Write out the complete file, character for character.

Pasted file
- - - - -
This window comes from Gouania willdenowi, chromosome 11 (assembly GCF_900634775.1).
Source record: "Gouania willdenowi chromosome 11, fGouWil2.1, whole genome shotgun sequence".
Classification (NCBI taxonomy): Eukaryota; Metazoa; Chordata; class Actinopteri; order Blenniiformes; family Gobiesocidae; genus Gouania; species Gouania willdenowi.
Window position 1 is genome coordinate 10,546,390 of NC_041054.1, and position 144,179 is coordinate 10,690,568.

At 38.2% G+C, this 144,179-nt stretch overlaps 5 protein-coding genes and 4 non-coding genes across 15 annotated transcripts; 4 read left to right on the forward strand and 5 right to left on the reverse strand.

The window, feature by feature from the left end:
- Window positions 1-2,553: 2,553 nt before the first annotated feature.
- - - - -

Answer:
This window comes from Gouania willdenowi, chromosome 11 (assembly GCF_900634775.1).
Source record: "Gouania willdenowi chromosome 11, fGouWil2.1, whole genome shotgun sequence".
Classification (NCBI taxonomy): Eukaryota; Metazoa; Chordata; class Actinopteri; order Blenniiformes; family Gobiesocidae; genus Gouania; species Gouania willdenowi.
Window position 1 is genome coordinate 10,546,390 of NC_041054.1, and position 144,179 is coordinate 10,690,568.

At 38.2% G+C, this 144,179-nt stretch overlaps 5 protein-coding genes and 4 non-coding genes across 15 annotated transcripts; 4 read left to right on the forward strand and 5 right to left on the reverse strand.

The window, feature by feature from the left end:
- Window positions 1-2,553: 2,553 nt before the first annotated feature.